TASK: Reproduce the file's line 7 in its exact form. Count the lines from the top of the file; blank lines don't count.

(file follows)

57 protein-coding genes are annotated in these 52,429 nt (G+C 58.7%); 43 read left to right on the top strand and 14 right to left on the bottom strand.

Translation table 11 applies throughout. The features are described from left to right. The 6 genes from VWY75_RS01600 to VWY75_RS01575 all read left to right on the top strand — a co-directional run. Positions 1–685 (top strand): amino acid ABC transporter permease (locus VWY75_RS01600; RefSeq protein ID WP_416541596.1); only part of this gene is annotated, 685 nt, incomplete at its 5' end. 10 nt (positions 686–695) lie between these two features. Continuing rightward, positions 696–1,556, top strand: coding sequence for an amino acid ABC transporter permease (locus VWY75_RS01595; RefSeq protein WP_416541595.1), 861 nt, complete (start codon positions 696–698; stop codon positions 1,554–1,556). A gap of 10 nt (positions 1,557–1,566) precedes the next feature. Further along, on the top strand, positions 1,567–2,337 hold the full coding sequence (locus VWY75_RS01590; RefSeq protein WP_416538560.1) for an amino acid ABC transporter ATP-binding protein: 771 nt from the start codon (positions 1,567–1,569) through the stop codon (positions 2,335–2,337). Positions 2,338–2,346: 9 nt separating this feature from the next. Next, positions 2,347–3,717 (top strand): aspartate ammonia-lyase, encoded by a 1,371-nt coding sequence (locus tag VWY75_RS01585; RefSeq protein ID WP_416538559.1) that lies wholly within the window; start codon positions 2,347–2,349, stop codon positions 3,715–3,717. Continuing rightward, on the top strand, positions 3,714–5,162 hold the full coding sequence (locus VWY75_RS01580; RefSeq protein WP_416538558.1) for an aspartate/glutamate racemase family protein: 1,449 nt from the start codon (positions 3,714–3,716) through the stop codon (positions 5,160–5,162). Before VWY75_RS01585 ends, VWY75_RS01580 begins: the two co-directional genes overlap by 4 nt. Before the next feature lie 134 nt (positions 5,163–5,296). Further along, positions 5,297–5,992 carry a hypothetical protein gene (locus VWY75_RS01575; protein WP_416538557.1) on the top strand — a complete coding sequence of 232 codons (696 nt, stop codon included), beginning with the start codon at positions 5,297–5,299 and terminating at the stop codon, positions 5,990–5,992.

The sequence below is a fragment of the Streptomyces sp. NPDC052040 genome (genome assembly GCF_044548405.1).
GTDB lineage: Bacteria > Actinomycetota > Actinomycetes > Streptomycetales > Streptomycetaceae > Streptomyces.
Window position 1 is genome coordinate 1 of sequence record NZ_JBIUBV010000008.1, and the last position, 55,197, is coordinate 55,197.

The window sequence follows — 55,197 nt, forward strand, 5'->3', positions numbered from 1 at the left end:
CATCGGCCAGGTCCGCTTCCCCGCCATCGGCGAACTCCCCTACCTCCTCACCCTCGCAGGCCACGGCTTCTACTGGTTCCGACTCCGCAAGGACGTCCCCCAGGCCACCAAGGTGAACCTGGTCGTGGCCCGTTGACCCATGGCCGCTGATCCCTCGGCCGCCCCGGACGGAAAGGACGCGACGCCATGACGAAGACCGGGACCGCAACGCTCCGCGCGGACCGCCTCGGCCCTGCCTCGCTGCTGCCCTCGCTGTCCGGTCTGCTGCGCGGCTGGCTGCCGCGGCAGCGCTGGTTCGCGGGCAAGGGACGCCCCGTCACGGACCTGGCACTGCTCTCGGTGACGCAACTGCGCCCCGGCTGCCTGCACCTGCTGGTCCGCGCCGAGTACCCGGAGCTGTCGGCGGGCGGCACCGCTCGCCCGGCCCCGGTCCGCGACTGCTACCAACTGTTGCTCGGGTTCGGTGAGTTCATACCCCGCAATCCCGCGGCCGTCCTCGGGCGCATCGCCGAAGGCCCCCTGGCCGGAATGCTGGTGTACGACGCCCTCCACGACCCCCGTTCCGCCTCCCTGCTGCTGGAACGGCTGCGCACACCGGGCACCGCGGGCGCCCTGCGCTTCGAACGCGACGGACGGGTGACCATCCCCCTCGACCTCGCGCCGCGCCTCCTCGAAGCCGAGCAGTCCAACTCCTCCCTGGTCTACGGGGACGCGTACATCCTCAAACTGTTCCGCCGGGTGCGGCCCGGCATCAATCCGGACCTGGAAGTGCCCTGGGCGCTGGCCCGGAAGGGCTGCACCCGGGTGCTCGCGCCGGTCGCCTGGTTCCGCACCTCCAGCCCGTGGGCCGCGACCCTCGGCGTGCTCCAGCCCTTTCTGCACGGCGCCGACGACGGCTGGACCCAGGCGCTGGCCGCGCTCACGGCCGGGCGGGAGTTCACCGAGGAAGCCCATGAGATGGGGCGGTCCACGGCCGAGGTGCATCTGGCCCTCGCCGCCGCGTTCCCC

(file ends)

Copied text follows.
CATCGGCCAGGTCCGCTTCCCCGCCATCGGCGAACTCCCCTACCTCCTCACCCTCGCAGGCCACGGCTTCTACTGGTTCCGACTCCGCAAGGACGTCCCCCAGGCCACCAAGGTGAACCTGGTCGTGGCCCGTTGACCCATGGCCGCTGATCCCTCGGCCGCCCCGGACGGAAAGGACGCGACGCCATGACGAAGACCGGGACCGCAACGCTCCGCGCGGACCGCCTCGGCCCTGCCTCGCTGCTGCCCTCGCTGTCCGGTCTGCTGCGCGGCTGGCTGCCGCGGCAGCGCTGGTTCGCGGGCAAGGGACGCCCCGTCACGGACCTGGCACTGCTCTCGGTGACGCAACTGCGCCCCGGCTGCCTGCACCTGCTGGTCCGCGCCGAGTACCCGGAGCTGTCGGCGGGCGGCACCGCTCGCCCGGCCCCGGTCCGCGACTGCTACCAACTGTTGCTCGGGTTCGGTGAGTTCATACCCCGCAATCCCGCGGCCGTCCTCGGGCGCATCGCCGAAGGCCCCCTGGCCGGAATGCTGGTGTACGACGCCCTCCACGACCCCCGTTCCGCCTCCCTGCTGCTGGAACGGCTGCGCACACCGGGCACCGCGGGCGCCCTGCGCTTCGAACGCGACGGACGGGTGACCATCCCCCTCGACCTCGCGCCGCGCCTCCTCGAAGCCGAGCAGTCCAACTCCTCCCTGGTCTACGGGGACGCGTACATCCTCAAACTGTTCCGCCGGGTGCGGCCCGGCATCAATCCGGACCTGGAAGTGCCCTGGGCGCTGGCCCGGAAGGGCTGCACCCGGGTGCTCGCGCCGGTCGCCTGGTTCCGCACCTCCAGCCCGTGGGCCGCGACCCTCGGCGTGCTCCAGCCCTTTCTGCACGGCGCCGACGACGGCTGGACCCAGGCGCTGGCCGCGCTCACGGCCGGGCGGGAGTTCACCGAGGAAGCCCATGAGATGGGGCGGTCCACGGCCGAGGTGCATCTGGCCCTCGCCGCCGCGTTCCCC